In addition to this evidence, the government points to the statement itself--that Regina Brave told Mimi that she had wiped the knife clean and wrapped it in a towel. Before Bourjaily, we would have said this statement could not be considered by the court in determining whether a conspiracy existed. See United States v. Bell, 573 F.2d 1040, 1044 (8th Cir.1978). Bourjaily, however, makes clear that a trial court can consider the statement itself, at least in cases where there is also independent evidence of a conspiracy. --- U.S. ----, ----, 107 S.Ct. at 2780-82.3 We therefore must consider the statement of Regina Brave about wiping the knife clean in conjunction with the other evidence of a conspiracy.


Nonetheless, we believe the district court committed clear error in finding that a conspiracy existed between Regina Brave and Charles Whalen. A conspiracy requires the existence of an agreement or tacit understanding between coconspirators. United States v. Miller, 644 F.2d 1241, 1244 (8th Cir.), cert. denied, 454 U.S. 850, 102 S.Ct. 289, 70 L.Ed.2d 140 (1981). In the context of Rule 801(d)(2)(E), the government must show the likelihood of illicit association between the declarant and the defendant. United States v. Zamarripa, 544 F.2d 978, 982 (8th Cir.1976), cert. denied, 429 U.S. 1111, 97 S.Ct. 1149, 51 L.Ed.2d 566 (1977).


In this case, there is virtually no evidence of an illicit association. Even assuming that Regina Brave wiped the knife clean, we see no evidence of an agreement between her and Charles to do this. There is no evidence that Regina Brave knew of any plans by Charles to stab Steven Bergen. Nor is there evidence that Charles and Regina Brave met or talked after the stabbing. The government assumes that Regina Brave and Charles could have met after the stabbing either in the back bedroom or in the basement. No one testified that Regina Brave was in the back bedroom immediately after the stabbing. Hawk Wing testified that only he and Charles were in the basement when they were preparing to go to the bootlegger's.4 Thus, it is speculation that Charles and Regina Brave had reached an agreement or tacit understanding concerning what to do with the hunting knife after the stabbing.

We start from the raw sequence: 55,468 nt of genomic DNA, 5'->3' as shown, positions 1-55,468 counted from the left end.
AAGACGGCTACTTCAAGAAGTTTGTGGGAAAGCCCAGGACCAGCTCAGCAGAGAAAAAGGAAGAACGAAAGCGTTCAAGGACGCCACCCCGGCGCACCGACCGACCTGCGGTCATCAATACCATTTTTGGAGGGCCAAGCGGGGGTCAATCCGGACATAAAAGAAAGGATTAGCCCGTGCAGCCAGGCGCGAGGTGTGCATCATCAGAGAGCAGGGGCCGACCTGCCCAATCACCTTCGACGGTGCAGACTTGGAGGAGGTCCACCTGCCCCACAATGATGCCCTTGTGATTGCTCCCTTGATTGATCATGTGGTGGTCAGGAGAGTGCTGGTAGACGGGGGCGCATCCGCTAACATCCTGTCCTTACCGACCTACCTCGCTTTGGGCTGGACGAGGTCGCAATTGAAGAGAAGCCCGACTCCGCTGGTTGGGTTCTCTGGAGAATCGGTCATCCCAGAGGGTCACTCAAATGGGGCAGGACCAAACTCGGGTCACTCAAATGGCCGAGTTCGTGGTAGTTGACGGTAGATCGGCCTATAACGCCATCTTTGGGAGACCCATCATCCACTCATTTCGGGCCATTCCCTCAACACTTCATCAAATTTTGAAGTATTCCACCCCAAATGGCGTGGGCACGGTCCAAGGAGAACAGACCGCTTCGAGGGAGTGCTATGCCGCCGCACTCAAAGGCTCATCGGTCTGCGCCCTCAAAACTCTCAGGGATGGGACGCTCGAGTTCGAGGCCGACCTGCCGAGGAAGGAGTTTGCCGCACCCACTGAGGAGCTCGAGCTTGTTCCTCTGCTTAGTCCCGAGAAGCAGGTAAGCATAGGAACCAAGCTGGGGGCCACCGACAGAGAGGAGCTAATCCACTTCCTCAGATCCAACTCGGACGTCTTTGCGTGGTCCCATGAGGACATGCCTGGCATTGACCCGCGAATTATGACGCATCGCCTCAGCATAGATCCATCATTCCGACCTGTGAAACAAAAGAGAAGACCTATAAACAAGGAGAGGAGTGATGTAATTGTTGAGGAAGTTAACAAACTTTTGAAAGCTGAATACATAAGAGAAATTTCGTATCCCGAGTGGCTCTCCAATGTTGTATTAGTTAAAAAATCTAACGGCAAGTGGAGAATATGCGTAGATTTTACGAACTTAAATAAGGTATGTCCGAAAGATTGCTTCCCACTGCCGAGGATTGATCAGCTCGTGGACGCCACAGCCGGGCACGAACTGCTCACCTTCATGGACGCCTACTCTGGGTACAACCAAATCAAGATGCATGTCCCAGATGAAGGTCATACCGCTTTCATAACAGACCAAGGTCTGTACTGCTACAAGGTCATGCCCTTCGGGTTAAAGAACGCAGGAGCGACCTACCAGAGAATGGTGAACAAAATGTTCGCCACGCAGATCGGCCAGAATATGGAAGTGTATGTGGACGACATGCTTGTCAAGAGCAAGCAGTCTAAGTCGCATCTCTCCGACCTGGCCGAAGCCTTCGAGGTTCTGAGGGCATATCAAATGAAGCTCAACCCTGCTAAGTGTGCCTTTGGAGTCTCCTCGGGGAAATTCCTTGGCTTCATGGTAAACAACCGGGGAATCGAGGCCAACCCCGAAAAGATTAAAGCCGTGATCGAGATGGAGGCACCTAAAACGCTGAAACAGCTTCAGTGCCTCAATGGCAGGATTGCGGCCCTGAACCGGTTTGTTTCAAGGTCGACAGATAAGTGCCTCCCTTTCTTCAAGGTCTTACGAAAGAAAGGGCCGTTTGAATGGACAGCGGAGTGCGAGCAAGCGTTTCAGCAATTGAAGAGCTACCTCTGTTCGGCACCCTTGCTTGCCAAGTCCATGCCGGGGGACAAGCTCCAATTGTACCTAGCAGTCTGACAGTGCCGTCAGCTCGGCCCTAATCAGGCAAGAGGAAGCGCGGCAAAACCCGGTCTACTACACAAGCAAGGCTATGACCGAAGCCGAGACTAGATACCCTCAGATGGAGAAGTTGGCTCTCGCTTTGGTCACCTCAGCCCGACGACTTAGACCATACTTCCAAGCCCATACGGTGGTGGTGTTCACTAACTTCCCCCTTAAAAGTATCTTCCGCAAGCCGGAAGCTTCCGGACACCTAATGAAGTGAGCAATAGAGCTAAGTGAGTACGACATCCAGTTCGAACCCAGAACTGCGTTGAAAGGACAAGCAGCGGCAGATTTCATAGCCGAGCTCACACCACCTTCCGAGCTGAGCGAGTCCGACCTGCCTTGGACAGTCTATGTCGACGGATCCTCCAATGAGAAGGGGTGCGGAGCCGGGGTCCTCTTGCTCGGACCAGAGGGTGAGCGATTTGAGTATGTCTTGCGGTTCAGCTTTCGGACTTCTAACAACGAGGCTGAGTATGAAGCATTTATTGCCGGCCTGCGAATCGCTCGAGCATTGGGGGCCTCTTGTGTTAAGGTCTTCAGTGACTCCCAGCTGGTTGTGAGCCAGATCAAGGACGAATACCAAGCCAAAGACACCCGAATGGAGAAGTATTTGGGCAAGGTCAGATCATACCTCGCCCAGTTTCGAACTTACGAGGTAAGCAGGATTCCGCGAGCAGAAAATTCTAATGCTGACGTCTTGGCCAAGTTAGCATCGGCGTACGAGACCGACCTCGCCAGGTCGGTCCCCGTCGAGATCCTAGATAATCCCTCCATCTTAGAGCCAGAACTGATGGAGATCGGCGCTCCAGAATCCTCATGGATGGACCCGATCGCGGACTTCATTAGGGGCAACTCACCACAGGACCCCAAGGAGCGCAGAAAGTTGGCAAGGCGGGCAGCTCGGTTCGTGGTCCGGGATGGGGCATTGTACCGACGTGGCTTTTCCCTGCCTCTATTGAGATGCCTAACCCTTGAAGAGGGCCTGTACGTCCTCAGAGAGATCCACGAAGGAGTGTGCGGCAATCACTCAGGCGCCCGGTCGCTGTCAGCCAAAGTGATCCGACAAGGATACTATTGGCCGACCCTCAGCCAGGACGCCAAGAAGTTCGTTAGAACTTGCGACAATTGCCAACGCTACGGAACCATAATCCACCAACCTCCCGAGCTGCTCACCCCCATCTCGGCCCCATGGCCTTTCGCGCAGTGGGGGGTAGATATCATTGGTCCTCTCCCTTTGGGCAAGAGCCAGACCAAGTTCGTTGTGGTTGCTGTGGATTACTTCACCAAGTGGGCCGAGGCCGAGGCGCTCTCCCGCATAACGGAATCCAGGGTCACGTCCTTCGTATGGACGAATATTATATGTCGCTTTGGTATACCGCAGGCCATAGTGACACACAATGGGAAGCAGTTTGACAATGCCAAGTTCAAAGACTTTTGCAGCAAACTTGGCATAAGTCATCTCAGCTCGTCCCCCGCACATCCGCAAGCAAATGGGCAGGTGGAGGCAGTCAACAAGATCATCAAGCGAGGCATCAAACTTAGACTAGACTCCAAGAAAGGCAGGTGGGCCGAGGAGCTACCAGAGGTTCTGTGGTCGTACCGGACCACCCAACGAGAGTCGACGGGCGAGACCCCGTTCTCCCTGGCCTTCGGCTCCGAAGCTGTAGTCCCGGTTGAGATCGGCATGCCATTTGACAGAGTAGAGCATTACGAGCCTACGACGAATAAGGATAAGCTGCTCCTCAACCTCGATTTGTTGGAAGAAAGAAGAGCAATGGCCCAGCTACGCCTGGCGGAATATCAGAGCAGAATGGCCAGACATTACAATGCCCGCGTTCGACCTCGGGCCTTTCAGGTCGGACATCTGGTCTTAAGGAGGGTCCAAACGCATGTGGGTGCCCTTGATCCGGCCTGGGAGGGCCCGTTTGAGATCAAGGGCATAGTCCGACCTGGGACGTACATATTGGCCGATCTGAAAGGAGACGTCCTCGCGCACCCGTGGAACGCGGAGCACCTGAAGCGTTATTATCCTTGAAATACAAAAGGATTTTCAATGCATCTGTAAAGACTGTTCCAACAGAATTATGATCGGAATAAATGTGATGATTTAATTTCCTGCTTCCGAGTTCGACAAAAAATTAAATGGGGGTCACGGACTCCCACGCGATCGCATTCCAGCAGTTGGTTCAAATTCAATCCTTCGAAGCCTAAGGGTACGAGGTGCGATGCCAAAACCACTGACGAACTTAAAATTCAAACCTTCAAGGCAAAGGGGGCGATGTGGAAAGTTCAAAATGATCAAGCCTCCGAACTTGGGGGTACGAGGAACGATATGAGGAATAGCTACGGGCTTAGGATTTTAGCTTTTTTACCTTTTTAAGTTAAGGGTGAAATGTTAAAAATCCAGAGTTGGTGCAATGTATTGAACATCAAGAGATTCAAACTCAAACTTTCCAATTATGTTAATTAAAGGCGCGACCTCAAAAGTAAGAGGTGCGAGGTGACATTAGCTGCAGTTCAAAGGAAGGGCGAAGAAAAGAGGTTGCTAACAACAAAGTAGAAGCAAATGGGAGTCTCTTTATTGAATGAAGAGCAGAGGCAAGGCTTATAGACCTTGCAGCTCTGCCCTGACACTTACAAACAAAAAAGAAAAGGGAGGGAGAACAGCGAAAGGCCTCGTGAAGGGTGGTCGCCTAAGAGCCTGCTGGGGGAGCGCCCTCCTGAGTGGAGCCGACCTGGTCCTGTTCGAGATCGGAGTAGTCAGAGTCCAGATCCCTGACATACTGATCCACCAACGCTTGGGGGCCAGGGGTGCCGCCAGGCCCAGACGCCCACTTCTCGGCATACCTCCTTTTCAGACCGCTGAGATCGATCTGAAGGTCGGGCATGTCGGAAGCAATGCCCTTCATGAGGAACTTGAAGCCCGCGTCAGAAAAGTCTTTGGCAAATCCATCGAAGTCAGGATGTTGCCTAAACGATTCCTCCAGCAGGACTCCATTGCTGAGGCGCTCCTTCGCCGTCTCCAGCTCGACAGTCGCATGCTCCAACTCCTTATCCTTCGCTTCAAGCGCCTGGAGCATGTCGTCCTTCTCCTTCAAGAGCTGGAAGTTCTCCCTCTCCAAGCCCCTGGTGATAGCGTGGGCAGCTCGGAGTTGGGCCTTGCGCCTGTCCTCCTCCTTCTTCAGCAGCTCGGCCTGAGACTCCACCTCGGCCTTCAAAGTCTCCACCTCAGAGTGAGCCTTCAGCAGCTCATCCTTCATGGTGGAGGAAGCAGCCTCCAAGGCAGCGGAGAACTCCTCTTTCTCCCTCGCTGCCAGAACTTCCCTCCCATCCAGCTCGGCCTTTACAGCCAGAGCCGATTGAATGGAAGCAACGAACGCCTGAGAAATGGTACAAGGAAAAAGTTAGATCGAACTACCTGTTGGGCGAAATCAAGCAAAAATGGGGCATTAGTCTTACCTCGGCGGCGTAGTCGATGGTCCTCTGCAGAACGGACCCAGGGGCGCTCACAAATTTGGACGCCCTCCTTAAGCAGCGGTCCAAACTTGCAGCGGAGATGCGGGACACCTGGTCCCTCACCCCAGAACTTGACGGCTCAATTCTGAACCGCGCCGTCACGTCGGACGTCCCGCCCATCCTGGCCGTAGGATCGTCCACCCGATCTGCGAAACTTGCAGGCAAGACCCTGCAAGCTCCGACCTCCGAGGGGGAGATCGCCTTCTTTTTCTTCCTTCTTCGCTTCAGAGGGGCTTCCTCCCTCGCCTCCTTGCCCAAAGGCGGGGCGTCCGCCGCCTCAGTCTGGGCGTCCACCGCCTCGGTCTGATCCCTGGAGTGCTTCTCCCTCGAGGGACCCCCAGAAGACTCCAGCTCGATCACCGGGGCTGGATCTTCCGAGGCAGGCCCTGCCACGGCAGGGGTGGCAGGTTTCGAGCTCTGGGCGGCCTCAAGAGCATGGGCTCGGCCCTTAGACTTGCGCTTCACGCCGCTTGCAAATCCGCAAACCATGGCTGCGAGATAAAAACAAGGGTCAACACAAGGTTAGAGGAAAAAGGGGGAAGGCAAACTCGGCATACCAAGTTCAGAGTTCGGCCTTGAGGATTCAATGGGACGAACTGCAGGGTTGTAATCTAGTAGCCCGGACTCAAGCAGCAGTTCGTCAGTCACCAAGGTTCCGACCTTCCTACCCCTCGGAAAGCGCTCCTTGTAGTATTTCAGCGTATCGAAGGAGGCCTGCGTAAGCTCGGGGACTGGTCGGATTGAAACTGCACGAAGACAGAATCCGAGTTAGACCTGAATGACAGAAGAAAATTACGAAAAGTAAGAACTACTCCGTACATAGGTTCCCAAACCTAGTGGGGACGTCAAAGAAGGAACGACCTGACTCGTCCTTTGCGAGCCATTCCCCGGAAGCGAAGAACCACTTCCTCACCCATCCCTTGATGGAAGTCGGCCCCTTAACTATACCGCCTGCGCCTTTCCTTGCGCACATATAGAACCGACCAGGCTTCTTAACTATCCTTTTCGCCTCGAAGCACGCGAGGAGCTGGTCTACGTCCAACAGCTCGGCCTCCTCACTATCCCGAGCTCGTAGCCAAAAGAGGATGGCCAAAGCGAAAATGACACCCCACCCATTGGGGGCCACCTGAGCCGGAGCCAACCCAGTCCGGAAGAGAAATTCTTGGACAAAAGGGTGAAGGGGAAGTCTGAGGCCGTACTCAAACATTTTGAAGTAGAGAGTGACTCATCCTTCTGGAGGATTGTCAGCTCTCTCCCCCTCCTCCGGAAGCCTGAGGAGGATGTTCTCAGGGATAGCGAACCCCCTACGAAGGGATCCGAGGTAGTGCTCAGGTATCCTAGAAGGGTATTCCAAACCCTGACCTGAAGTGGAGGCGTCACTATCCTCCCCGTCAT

The only conclusion to which this evidence leads is that Regina Brave wanted to protect her son (or someone else) and therefore she cleaned the knife. She could have found the knife on her own or been told about it by any number of persons. This, however, in no way shows that she undertook this action in concert with Charles.


The government also claims Regina Brave's instruction to Charles that he should not say anything to the police was evidence of a conspiracy to suppress evidence. We cannot view urging the exercise of the constitutional right to remain silent to be an agreement to perform any kind of an illicit act.5


The finding that Regina Brave and Charles Whalen formed a conspiracy to suppress evidence is not supported by a preponderance of the evidence. We therefore conclude that the district court erred in admitting the hearsay statements of Regina Brave, as statements by a coconspirator.